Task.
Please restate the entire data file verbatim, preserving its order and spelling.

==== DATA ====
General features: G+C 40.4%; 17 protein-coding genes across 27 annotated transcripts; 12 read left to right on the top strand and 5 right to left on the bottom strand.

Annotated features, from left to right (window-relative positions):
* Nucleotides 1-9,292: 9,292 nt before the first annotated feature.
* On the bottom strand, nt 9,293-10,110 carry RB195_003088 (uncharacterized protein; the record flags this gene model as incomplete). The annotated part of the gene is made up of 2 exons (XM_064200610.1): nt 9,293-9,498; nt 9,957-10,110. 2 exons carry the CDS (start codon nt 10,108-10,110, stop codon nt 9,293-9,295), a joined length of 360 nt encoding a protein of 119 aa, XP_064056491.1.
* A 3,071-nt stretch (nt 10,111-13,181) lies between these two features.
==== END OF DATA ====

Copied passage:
General features: G+C 40.4%; 17 protein-coding genes across 27 annotated transcripts; 12 read left to right on the top strand and 5 right to left on the bottom strand.

Annotated features, from left to right (window-relative positions):
* Nucleotides 1-9,292: 9,292 nt before the first annotated feature.
* On the bottom strand, nt 9,293-10,110 carry RB195_003088 (uncharacterized protein; the record flags this gene model as incomplete). The annotated part of the gene is made up of 2 exons (XM_064200610.1): nt 9,293-9,498; nt 9,957-10,110. 2 exons carry the CDS (start codon nt 10,108-10,110, stop codon nt 9,293-9,295), a joined length of 360 nt encoding a protein of 119 aa, XP_064056491.1.
* A 3,071-nt stretch (nt 10,111-13,181) lies between these two features.